The good news is that I've been having a blast with Python since early
Spring. I've had great success in both learning the language from online
/ usegroup resources and implementing it in one of my projects. However,
I can't pretend to be an expert, and I do not have a strong comp sci
This is a question that I've had for a while. Usually, I'll stumble
across the answer with repeated attempts and re-searching the groups, but
I didn't have luck with this one, even in a Dietel book I picked up at the
library. I'm assuming there's an obvious answer, so maybe ya'll can save
me some time.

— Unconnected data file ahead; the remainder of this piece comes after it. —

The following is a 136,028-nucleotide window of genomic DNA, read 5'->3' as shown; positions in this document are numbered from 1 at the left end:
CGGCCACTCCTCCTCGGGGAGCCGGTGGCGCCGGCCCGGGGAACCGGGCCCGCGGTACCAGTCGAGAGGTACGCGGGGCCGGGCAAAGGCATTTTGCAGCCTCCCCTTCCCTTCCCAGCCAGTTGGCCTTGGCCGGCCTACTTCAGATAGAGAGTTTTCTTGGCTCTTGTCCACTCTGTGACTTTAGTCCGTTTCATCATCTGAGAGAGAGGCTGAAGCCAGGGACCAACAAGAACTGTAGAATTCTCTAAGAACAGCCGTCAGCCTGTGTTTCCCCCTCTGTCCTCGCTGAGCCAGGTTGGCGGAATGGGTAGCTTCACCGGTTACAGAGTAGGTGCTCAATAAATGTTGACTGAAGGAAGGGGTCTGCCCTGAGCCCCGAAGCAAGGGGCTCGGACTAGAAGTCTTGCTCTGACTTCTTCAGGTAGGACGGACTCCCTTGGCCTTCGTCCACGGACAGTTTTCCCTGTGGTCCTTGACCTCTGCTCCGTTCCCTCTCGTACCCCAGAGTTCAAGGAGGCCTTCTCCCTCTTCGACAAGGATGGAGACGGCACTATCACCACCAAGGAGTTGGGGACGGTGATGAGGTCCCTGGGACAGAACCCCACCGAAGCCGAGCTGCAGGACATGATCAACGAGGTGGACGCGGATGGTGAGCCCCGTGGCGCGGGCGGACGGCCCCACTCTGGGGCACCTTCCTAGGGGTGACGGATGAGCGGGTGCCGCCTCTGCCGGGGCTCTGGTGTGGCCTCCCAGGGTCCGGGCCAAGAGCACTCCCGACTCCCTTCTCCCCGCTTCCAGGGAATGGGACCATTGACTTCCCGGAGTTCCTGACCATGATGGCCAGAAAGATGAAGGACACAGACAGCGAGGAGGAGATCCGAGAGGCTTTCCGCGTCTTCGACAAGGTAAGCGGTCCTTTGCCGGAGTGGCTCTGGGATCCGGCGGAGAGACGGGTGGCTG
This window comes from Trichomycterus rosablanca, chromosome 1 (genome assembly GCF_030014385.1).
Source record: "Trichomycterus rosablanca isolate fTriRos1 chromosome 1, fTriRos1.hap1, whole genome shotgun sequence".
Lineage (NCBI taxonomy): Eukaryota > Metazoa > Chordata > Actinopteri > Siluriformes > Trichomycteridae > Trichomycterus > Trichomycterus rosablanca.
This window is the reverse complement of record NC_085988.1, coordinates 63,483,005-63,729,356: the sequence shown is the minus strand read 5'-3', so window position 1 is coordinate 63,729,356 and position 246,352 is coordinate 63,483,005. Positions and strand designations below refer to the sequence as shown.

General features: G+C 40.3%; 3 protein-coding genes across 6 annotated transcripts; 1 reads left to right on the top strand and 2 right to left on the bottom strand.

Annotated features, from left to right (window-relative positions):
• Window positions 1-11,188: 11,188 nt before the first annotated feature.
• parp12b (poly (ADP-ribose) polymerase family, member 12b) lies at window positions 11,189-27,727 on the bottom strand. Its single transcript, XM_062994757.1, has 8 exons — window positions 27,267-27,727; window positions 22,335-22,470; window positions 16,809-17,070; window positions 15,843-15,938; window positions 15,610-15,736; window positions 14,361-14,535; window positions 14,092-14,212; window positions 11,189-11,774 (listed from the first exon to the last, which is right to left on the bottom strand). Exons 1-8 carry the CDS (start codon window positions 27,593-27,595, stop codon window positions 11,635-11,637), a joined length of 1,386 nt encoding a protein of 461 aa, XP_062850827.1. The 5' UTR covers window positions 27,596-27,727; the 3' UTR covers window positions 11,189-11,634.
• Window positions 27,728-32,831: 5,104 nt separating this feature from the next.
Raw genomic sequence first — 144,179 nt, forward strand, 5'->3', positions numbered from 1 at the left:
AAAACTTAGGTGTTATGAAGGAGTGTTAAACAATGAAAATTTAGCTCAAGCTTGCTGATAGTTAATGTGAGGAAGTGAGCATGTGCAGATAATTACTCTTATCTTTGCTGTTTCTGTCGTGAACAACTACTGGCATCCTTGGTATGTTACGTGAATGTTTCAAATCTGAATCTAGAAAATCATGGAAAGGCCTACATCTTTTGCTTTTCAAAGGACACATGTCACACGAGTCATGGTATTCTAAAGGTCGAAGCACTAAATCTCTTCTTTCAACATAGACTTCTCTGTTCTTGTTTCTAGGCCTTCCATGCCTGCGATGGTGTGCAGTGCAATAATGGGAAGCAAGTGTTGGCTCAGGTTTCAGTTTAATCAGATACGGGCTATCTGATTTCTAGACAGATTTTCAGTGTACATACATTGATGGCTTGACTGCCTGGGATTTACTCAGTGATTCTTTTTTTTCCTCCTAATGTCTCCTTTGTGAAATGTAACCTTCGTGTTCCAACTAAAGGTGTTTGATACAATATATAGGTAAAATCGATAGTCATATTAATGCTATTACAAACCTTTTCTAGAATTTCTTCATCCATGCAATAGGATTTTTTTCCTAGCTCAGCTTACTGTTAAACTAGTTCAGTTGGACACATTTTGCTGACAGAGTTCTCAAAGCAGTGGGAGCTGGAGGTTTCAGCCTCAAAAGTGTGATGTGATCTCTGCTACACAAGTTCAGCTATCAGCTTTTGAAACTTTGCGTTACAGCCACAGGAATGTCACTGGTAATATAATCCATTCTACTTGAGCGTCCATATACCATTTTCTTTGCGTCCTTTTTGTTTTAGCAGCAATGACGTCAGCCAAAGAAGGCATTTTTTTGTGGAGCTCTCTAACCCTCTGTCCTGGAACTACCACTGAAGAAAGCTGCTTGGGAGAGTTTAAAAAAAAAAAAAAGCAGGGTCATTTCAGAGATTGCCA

My Python use involves organizing nested list information. In a
simplified example, you could imagine a list of reactants and products in
a chemical reaction. Thus,
len(nested_list_of_reactants) = len(nested_list_of_products) => "number of
where: nested_list_of_reactants[i] => "list of reactants for reaction i"
where: nested_list_of_reactants[i][j] => "reactant j of reaction i"
And so forth. Obviously, there are many attributes associated with a
specific reaction. Currently, I just pass these attribute lists (nested
and non-nested) into and out of functions. However, I'd like to be able
to create a class that would streamline this.
E.g., (this is a MATLAB structure whose qualities I'd like to emulate):
reaction(27).name = 'fawlty towers'
reaction(27).reactant(2).name = 'john cleese'
Currently, I'd have a list and a nested list to take care of this...
reaction_name = 'fawlty towers' and reactants = 'john cleese'
if this makes sense.
Any thoughts or suggestions on this type of data structuring would be
greatly appreciated. Python love, Joel